It was in one of those quaint cottages, in the village of Heide, just on the margin of Marsch and Geest, that Hartwig Groth, the poet's father, lived, and Klaus himself was born. A happier household than the Groths' could hardly have been found in all the Ditmarsch. Here there lived Hartwig with his wife and family of four sons and a daughter, while the group was completed by the grandfather (de Obbe), a most interesting character. Klaus was his favourite grandchild, always on his knee in the evening, or trotting along beside him in the fields and eagerly drinking in all his stories of the old heroes who had bled for the freedom of the Ditmarsch. Hartwig Groth was not rich. He had often to keep his son away from school to help with the farm work; but he was an industrious, well-to-do man, and had always succeeded in the struggle against poverty, so that his family were spared from its souring, blighting influence. A happy childhood is often the making of a happy life. It forms a healthy disposition which enables us to fight life's battles cheerily, and lays up a store of sunshine that will light us on the darker days. To this cottage home, with its inmates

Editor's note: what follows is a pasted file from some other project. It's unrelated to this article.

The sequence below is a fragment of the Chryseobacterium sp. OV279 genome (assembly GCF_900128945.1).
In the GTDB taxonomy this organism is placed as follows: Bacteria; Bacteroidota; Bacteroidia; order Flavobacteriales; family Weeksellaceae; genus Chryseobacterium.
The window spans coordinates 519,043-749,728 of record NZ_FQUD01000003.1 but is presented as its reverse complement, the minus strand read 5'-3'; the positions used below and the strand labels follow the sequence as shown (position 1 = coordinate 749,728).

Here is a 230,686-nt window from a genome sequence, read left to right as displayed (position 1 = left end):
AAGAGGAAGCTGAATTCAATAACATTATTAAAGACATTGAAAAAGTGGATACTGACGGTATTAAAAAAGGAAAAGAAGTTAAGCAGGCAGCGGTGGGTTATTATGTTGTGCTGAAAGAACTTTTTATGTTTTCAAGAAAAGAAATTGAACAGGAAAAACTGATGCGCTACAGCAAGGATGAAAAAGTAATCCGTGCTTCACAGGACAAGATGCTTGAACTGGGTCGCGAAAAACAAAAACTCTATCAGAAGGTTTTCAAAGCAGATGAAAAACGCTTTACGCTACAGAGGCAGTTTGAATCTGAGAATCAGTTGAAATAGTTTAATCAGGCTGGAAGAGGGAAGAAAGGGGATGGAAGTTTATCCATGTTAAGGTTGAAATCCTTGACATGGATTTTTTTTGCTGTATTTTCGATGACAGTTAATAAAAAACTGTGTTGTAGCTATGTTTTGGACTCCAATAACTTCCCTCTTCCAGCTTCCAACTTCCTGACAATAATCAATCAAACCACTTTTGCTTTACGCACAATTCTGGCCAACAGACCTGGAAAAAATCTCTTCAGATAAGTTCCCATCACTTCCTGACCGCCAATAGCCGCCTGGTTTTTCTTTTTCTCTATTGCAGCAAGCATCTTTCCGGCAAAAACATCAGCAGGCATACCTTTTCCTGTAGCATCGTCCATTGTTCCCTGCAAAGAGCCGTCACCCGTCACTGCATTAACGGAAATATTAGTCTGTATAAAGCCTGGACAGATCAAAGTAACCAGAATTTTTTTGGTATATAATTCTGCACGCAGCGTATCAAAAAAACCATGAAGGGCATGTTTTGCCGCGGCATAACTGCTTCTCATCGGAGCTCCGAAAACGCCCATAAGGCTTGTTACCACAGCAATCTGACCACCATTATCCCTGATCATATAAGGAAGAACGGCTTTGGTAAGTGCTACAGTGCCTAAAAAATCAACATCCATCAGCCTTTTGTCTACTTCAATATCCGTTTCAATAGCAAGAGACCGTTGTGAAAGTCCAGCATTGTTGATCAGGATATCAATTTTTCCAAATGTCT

and surroundings, the poet constantly reverts with pleasure; and the result of his travels in after life is only to bring him back to it more fully persuaded that no spot on earth can compare with it.
'The little field before our door,
How sweet a spot that was!
I played there till the evening came
I often wished I were grown up